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The island of Capri is situated in the Gulf of Naples, between the Italian Peninsula and the islands of Procida and Ischia. Made of limestone, its lowest part is at the center, while its sides are high and mostly surrounded by steep precipices, which contain numerous caves.
Its topography is dominated by the slopes of the Monte Solaro in the West and Mont-Saint-Michel in the East.

The island, is famous for its rugged territory, exclusive hotels and shopping, ranging from high fashion,to limoncello, to handcrafted leather sandals.
One of the best known natural sites is the Blue Grotto, a dark cavity in which the sea water is tinged with electric blue thanks to the presence of an underground cave that filters
the sunlight. During the summer, the island’s spectacular coastline, full of coves, attracts numerous yachts.


Prehistory and Greek period

The first discoveries of prehistoric-age remains occurred more than two thousand years ago during the Roman Imperial era, when excavations for Imperial buildings on the island unearthed remains of animals that had disappeared tens of thousands before, as well as traces of Stone-Age occupants. The story was documented by the historian Suetonius (75–140) who described the interest shown by the emperor Augustus in preserving these remains, creating the first museum of paleontology and paleoanthropology in his villa’s garden.

The earliest mythical inhabitants were the Teleboi from Acarnania under their king Telon. Neolithic remains were found in 1882 in the Grotta delle Felci, a cave on the south coast. In historical times the island was occupied by Greeks who from the eighth century BC onwards first settled on the island of Ischia and the mainland, at Cumae, and later came to Capri. The historian Strabo wrote that “in ancient times there were two towns in Capri, which were later reduced to one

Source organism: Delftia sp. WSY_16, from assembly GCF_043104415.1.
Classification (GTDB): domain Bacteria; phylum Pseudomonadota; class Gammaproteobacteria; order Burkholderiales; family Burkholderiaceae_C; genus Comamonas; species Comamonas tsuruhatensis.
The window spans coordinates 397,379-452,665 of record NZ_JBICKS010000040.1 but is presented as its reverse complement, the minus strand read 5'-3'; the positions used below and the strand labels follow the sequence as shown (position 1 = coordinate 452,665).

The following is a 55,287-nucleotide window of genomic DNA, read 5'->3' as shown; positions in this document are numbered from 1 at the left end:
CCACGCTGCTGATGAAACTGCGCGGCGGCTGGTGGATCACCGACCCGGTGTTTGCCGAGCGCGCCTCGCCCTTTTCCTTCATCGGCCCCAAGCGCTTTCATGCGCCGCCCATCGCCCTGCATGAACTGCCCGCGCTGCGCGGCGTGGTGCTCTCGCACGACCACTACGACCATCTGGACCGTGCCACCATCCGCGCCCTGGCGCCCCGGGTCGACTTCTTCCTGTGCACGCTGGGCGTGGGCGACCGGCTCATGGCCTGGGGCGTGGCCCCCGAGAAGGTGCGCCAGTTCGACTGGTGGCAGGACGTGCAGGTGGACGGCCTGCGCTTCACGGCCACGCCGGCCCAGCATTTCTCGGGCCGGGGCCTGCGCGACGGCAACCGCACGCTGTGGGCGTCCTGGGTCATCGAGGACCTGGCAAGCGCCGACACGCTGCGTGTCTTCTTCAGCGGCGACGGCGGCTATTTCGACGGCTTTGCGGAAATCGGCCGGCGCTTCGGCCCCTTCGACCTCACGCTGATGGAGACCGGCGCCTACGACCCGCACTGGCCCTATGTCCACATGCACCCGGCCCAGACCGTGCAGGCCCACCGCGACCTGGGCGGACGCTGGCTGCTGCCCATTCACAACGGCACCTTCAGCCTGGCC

One of those two towns was the precursor to today’s Capri town. This is confirmed by the remains of fortification walls, built with large limestone boulders at the bottom and square blocks at the top, visible from the terrace of the funicular railway, and a building at the foot of Castiglione, and these, together with other buildings now destroyed, complete the old town (5th to 4th century BC).

Regarding the second city, many hypotheses have been advanced, but the most reliable is that even then it was Anacapri, based on the existence of the Phoenician Steps that connect to the port (despite its name, the steps were not been built by the Phoenicians, but by Greek colonists).

Since its first settlement, the natural shape of the island led to the creation of two communities, one in the East with hills sloping down to the sea, and one to the West on a large plateau, the steep slopes of Monte Solaro and with no access to the sea.

Capri subsequently fell into the hands of Neapolis (the former Greek colony called Naples today) and remained so until the time of Augustus, who took it in exchange for Aenaria (Ischia) and often resided there.

Roman period

A topographic map of Capri showing the locations of some Tiberian villas

Tiberius, who spent the last ten years of his life at Capri, built twelve villas there.

Ruins of one at Tragara could still be seen in the 19th century. All these villas can be identified with certainty, the best-preserved being those on the East extremity, consisting of a large number of vaulted substructures and the foundations perhaps of a Pharos (lighthouse).

One was known as Villa Jovis; others include the Palazzo a Mare, villa di Gradola which included the Blue Grotto and Villa Damecuta. South of the Villa Jovis are remains of a watch tower used to communicate with the mainland. The numerous ancient cisterns show that in Roman as in modern times rain provided the island’s water since it has no natural springs.

Apparently, the main motivation for Tiberius’ move from Rome to Capri was his wariness with the political manoeuvring in Rome and a lingering fear of assassination.

The villa is situated at a secluded spot of the island and the quarters of Tiberius in the north and east of the palatial villa were particularly difficult to reach and heavily guarded.